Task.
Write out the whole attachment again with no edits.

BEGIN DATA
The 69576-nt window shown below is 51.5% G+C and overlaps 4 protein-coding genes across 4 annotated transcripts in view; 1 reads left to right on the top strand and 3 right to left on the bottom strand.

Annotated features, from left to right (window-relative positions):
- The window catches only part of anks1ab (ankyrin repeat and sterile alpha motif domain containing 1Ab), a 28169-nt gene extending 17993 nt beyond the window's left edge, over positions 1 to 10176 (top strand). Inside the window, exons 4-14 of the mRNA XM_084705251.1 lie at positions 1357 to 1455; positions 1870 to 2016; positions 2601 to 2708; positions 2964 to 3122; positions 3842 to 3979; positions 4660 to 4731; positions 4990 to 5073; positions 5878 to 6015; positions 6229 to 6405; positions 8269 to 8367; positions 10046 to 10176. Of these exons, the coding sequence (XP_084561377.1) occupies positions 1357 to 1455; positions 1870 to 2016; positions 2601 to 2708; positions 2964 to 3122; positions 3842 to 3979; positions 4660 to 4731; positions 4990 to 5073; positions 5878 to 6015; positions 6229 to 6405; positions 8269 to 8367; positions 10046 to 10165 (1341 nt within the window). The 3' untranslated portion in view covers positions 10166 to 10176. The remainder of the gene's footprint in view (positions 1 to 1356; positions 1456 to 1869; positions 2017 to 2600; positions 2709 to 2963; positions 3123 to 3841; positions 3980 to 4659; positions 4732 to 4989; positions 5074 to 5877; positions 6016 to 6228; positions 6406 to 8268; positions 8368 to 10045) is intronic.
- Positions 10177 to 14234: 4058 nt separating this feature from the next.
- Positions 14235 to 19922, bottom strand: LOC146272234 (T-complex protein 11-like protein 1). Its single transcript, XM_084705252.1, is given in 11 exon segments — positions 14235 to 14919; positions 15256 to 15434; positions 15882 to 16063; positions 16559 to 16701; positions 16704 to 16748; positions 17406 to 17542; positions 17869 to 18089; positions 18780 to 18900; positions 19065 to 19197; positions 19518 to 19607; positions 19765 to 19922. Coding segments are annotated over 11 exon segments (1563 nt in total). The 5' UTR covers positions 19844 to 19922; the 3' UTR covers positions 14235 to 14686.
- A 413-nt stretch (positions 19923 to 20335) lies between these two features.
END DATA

The 69576-nt window shown below is 51.5% G+C and overlaps 4 protein-coding genes across 4 annotated transcripts in view; 1 reads left to right on the top strand and 3 right to left on the bottom strand.

Annotated features, from left to right (window-relative positions):
- The window catches only part of anks1ab (ankyrin repeat and sterile alpha motif domain containing 1Ab), a 28169-nt gene extending 17993 nt beyond the window's left edge, over positions 1 to 10176 (top strand). Inside the window, exons 4-14 of the mRNA XM_084705251.1 lie at positions 1357 to 1455; positions 1870 to 2016; positions 2601 to 2708; positions 2964 to 3122; positions 3842 to 3979; positions 4660 to 4731; positions 4990 to 5073; positions 5878 to 6015; positions 6229 to 6405; positions 8269 to 8367; positions 10046 to 10176. Of these exons, the coding sequence (XP_084561377.1) occupies positions 1357 to 1455; positions 1870 to 2016; positions 2601 to 2708; positions 2964 to 3122; positions 3842 to 3979; positions 4660 to 4731; positions 4990 to 5073; positions 5878 to 6015; positions 6229 to 6405; positions 8269 to 8367; positions 10046 to 10165 (1341 nt within the window). The 3' untranslated portion in view covers positions 10166 to 10176. The remainder of the gene's footprint in view (positions 1 to 1356; positions 1456 to 1869; positions 2017 to 2600; positions 2709 to 2963; positions 3123 to 3841; positions 3980 to 4659; positions 4732 to 4989; positions 5074 to 5877; positions 6016 to 6228; positions 6406 to 8268; positions 8368 to 10045) is intronic.
- Positions 10177 to 14234: 4058 nt separating this feature from the next.
- Positions 14235 to 19922, bottom strand: LOC146272234 (T-complex protein 11-like protein 1). Its single transcript, XM_084705252.1, is given in 11 exon segments — positions 14235 to 14919; positions 15256 to 15434; positions 15882 to 16063; positions 16559 to 16701; positions 16704 to 16748; positions 17406 to 17542; positions 17869 to 18089; positions 18780 to 18900; positions 19065 to 19197; positions 19518 to 19607; positions 19765 to 19922. Coding segments are annotated over 11 exon segments (1563 nt in total). The 5' UTR covers positions 19844 to 19922; the 3' UTR covers positions 14235 to 14686.
- A 413-nt stretch (positions 19923 to 20335) lies between these two features.